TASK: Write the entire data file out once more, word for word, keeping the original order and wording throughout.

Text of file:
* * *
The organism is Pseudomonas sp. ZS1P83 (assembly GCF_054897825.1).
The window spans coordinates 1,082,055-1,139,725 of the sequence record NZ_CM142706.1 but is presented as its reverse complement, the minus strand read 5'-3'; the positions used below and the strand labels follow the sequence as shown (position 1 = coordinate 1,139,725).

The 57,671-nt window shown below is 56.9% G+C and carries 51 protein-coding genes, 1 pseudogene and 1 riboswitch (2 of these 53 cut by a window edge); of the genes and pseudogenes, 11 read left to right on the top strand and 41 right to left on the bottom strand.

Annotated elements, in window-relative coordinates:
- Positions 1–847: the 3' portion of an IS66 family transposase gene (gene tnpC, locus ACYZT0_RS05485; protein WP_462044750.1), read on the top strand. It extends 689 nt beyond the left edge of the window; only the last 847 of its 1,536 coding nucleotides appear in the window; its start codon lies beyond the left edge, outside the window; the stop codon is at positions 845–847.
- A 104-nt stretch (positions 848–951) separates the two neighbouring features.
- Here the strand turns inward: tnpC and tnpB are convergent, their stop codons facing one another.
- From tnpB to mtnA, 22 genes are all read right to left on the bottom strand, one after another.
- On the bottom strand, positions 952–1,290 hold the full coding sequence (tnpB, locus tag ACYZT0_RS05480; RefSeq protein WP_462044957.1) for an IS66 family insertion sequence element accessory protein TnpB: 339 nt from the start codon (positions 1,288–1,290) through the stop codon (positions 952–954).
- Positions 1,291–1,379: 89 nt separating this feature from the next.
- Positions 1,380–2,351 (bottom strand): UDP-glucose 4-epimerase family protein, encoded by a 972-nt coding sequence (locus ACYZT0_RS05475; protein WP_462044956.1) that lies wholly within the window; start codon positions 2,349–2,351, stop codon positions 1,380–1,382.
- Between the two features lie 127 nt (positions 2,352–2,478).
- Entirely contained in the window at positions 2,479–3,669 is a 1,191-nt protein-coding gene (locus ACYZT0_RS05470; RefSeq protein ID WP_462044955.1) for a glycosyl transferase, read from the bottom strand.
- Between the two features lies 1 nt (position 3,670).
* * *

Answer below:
The organism is Pseudomonas sp. ZS1P83 (assembly GCF_054897825.1).
The window spans coordinates 1,082,055-1,139,725 of the sequence record NZ_CM142706.1 but is presented as its reverse complement, the minus strand read 5'-3'; the positions used below and the strand labels follow the sequence as shown (position 1 = coordinate 1,139,725).

The 57,671-nt window shown below is 56.9% G+C and carries 51 protein-coding genes, 1 pseudogene and 1 riboswitch (2 of these 53 cut by a window edge); of the genes and pseudogenes, 11 read left to right on the top strand and 41 right to left on the bottom strand.

Annotated elements, in window-relative coordinates:
- Positions 1–847: the 3' portion of an IS66 family transposase gene (gene tnpC, locus ACYZT0_RS05485; protein WP_462044750.1), read on the top strand. It extends 689 nt beyond the left edge of the window; only the last 847 of its 1,536 coding nucleotides appear in the window; its start codon lies beyond the left edge, outside the window; the stop codon is at positions 845–847.
- A 104-nt stretch (positions 848–951) separates the two neighbouring features.
- Here the strand turns inward: tnpC and tnpB are convergent, their stop codons facing one another.
- From tnpB to mtnA, 22 genes are all read right to left on the bottom strand, one after another.
- On the bottom strand, positions 952–1,290 hold the full coding sequence (tnpB, locus tag ACYZT0_RS05480; RefSeq protein WP_462044957.1) for an IS66 family insertion sequence element accessory protein TnpB: 339 nt from the start codon (positions 1,288–1,290) through the stop codon (positions 952–954).
- Positions 1,291–1,379: 89 nt separating this feature from the next.
- Positions 1,380–2,351 (bottom strand): UDP-glucose 4-epimerase family protein, encoded by a 972-nt coding sequence (locus ACYZT0_RS05475; protein WP_462044956.1) that lies wholly within the window; start codon positions 2,349–2,351, stop codon positions 1,380–1,382.
- Between the two features lie 127 nt (positions 2,352–2,478).
- Entirely contained in the window at positions 2,479–3,669 is a 1,191-nt protein-coding gene (locus ACYZT0_RS05470; RefSeq protein ID WP_462044955.1) for a glycosyl transferase, read from the bottom strand.
- Between the two features lies 1 nt (position 3,670).